‘Greater-than-expected’ job losses push RBC to downgrade B.C.’s growth

Port workers in Vancouver | Chung Chow

What happened: RBC economists predict B.C.’s economy will contract more than originally expected

Why it matters: The province was hit harder than most by job losses, but the West Coast economy is expected to outperform others by 2021

While economists at RBC say they’re bullish about British Columbia’s growth prospects for 2021, the same can’t be said for economic growth this year.

Senior economist Robert Hogue and economist Carrie Freestone said they're downgrading the province's growth forecast for the year based on "greater-than-expected labour market weakness to date."

Statistics Canada revealed last week B.C. added 15,300 jobs in August — "a pretty dramatic slowing," according to Ken Peacock, chief economist for the Business Council of B.C.

The latest outlook from the bank, released Thursday (September 10), now projects B.C.’s economy will contract on an annual basis by 5.6% this year.

That’s notably weaker than the 4.2% contraction the bank was predicting in June, but not quite as bad as the 6.7% contraction the provincial government predicts.

“Several factors have contributed to B.C.’s dropping in our rankings. First, B.C. experienced larger declines in employment than the national average, down 7.8% year-to-date. Currently, over one-third of British Columbians who lost their jobs during COVID-19 have yet to regain employment,” the outlook stated.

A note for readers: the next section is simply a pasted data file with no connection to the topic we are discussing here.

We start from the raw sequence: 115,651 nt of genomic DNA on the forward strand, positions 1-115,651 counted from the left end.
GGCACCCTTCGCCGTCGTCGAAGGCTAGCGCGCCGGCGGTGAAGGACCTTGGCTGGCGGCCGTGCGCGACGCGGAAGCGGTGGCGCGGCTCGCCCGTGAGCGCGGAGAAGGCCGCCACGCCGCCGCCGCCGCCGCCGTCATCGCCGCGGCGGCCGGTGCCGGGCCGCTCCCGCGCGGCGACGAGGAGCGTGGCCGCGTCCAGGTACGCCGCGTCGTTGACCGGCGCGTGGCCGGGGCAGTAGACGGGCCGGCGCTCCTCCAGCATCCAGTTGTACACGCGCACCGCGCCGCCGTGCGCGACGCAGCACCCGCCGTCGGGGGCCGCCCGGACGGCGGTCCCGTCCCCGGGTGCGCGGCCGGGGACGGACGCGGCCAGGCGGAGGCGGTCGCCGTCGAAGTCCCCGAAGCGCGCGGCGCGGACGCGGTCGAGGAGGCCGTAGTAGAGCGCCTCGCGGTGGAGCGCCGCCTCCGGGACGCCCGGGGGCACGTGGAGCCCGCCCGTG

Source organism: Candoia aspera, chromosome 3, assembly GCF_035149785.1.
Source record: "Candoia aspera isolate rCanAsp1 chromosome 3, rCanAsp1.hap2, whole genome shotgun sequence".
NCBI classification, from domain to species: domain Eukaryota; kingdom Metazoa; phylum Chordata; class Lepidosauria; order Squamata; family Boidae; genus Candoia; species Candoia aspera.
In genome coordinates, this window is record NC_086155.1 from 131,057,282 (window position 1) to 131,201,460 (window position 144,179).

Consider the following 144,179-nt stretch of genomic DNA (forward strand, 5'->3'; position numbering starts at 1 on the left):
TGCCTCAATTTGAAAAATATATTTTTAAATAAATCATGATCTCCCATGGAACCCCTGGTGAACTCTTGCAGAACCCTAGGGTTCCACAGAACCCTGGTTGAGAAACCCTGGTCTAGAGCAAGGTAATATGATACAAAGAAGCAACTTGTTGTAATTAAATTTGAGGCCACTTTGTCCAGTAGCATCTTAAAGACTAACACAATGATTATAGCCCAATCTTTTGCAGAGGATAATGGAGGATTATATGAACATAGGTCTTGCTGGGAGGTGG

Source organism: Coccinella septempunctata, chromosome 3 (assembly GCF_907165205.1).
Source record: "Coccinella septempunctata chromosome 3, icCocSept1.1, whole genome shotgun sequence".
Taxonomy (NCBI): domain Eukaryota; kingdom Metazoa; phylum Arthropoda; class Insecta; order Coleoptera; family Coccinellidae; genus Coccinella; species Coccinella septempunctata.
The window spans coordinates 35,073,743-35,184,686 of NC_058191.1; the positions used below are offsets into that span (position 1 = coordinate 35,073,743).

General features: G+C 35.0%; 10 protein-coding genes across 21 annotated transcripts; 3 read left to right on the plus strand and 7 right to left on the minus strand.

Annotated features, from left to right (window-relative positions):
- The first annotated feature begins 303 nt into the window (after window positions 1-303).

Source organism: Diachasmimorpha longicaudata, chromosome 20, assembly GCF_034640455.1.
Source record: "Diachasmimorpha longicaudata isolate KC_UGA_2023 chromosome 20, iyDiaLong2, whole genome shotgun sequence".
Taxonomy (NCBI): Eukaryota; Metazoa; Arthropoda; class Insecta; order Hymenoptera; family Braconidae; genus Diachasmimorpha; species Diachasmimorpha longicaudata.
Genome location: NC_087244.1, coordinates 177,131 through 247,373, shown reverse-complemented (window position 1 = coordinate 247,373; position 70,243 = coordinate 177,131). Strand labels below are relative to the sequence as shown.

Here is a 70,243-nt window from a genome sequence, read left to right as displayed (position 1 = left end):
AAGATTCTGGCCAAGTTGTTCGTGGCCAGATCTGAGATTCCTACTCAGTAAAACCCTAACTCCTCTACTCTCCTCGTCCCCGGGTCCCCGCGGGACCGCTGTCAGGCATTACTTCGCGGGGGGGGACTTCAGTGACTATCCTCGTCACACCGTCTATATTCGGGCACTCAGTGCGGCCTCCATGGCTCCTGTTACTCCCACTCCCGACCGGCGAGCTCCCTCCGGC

“Second, exports have fallen significantly in B.C. since the crisis hit. Forest product exports (B.C.’s top export category) are down 17% (as of July) in part reflecting housing starts in the Western U.S. lagging other regions. Coal mining exports have also fallen (-41%), as have oil and gas exports (-19%).”

But the RBC economists said they remain “relatively bullish on the province’s growth prospects next year with large capital investment projects poised to generate substantial activity.”

Major projects across the province include Site C dam construction, the Pattullo Bridge replacement, extensions to the SkyTrain network and development of LNG Canada’s facility in Kitimat.

The bank predicts the provincial economy will grow 4.9% next year, on par with its projection for the national economy as a whole. 

Ontario is expected to lead the country with 5.2% growth in 2021, followed by Quebec at 5%.

“The good news is the worst of the shock is behind us—provided any future waves of the pandemic require a lighter containment touch than what was necessary to flatten the first wave,” the RBC outlook stated, referring to the 2020 economy. 

“The labour market has started to recover. Consumers are spending again. The housing market has bounced back. In fact, the early phase of the recovery has been surprisingly strong in many provinces. We expect the pace to slow as the reopening effect fades, however.”